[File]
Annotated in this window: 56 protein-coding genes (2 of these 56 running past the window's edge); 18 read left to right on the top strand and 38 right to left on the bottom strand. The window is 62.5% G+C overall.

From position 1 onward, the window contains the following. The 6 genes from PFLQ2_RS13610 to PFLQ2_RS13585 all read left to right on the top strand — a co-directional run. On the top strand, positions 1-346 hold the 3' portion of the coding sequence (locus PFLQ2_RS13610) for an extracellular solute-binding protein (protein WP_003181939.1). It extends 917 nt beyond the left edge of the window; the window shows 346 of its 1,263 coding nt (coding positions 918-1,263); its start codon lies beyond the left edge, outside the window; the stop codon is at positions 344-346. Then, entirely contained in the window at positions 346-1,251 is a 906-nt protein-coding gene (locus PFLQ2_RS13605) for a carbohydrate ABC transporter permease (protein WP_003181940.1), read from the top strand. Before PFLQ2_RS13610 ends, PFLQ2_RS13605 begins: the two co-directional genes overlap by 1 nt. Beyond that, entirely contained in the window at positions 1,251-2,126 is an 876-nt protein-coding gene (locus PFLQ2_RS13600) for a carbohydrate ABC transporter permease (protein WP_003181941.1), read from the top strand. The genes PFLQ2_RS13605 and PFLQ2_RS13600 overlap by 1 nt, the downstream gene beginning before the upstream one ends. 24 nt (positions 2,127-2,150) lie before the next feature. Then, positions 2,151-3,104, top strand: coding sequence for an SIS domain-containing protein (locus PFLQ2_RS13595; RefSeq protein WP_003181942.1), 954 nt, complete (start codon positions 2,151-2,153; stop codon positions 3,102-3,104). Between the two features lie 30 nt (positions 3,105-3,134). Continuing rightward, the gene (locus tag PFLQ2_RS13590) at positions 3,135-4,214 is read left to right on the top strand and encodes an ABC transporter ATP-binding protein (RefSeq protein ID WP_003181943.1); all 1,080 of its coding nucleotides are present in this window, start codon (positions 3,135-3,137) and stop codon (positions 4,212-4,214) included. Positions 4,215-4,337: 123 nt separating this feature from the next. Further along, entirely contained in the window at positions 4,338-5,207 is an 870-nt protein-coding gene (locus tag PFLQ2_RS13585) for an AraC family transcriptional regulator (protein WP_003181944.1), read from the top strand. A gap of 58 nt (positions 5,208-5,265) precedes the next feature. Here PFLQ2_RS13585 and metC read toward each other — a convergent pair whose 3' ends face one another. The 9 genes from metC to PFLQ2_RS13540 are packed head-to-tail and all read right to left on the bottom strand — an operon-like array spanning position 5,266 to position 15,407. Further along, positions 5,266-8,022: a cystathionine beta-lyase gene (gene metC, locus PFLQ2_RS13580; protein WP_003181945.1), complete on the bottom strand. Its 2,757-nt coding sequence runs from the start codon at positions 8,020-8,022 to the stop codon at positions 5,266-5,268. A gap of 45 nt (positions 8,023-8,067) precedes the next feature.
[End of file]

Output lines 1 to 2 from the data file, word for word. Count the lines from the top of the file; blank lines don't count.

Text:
Annotated in this window: 56 protein-coding genes (2 of these 56 running past the window's edge); 18 read left to right on the top strand and 38 right to left on the bottom strand. The window is 62.5% G+C overall.

From position 1 onward, the window contains the following. The 6 genes from PFLQ2_RS13610 to PFLQ2_RS13585 all read left to right on the top strand — a co-directional run. On the top strand, positions 1-346 hold the 3' portion of the coding sequence (locus PFLQ2_RS13610) for an extracellular solute-binding protein (protein WP_003181939.1). It extends 917 nt beyond the left edge of the window; the window shows 346 of its 1,263 coding nt (coding positions 918-1,263); its start codon lies beyond the left edge, outside the window; the stop codon is at positions 344-346. Then, entirely contained in the window at positions 346-1,251 is a 906-nt protein-coding gene (locus PFLQ2_RS13605) for a carbohydrate ABC transporter permease (protein WP_003181940.1), read from the top strand. Before PFLQ2_RS13610 ends, PFLQ2_RS13605 begins: the two co-directional genes overlap by 1 nt. Beyond that, entirely contained in the window at positions 1,251-2,126 is an 876-nt protein-coding gene (locus PFLQ2_RS13600) for a carbohydrate ABC transporter permease (protein WP_003181941.1), read from the top strand. The genes PFLQ2_RS13605 and PFLQ2_RS13600 overlap by 1 nt, the downstream gene beginning before the upstream one ends. 24 nt (positions 2,127-2,150) lie before the next feature. Then, positions 2,151-3,104, top strand: coding sequence for an SIS domain-containing protein (locus PFLQ2_RS13595; RefSeq protein WP_003181942.1), 954 nt, complete (start codon positions 2,151-2,153; stop codon positions 3,102-3,104). Between the two features lie 30 nt (positions 3,105-3,134). Continuing rightward, the gene (locus tag PFLQ2_RS13590) at positions 3,135-4,214 is read left to right on the top strand and encodes an ABC transporter ATP-binding protein (RefSeq protein ID WP_003181943.1); all 1,080 of its coding nucleotides are present in this window, start codon (positions 3,135-3,137) and stop codon (positions 4,212-4,214) included. Positions 4,215-4,337: 123 nt separating this feature from the next. Further along, entirely contained in the window at positions 4,338-5,207 is an 870-nt protein-coding gene (locus tag PFLQ2_RS13585) for an AraC family transcriptional regulator (protein WP_003181944.1), read from the top strand. A gap of 58 nt (positions 5,208-5,265) precedes the next feature. Here PFLQ2_RS13585 and metC read toward each other — a convergent pair whose 3' ends face one another. The 9 genes from metC to PFLQ2_RS13540 are packed head-to-tail and all read right to left on the bottom strand — an operon-like array spanning position 5,266 to position 15,407. Further along, positions 5,266-8,022: a cystathionine beta-lyase gene (gene metC, locus PFLQ2_RS13580; protein WP_003181945.1), complete on the bottom strand. Its 2,757-nt coding sequence runs from the start codon at positions 8,020-8,022 to the stop codon at positions 5,266-5,268. A gap of 45 nt (positions 8,023-8,067) precedes the next feature.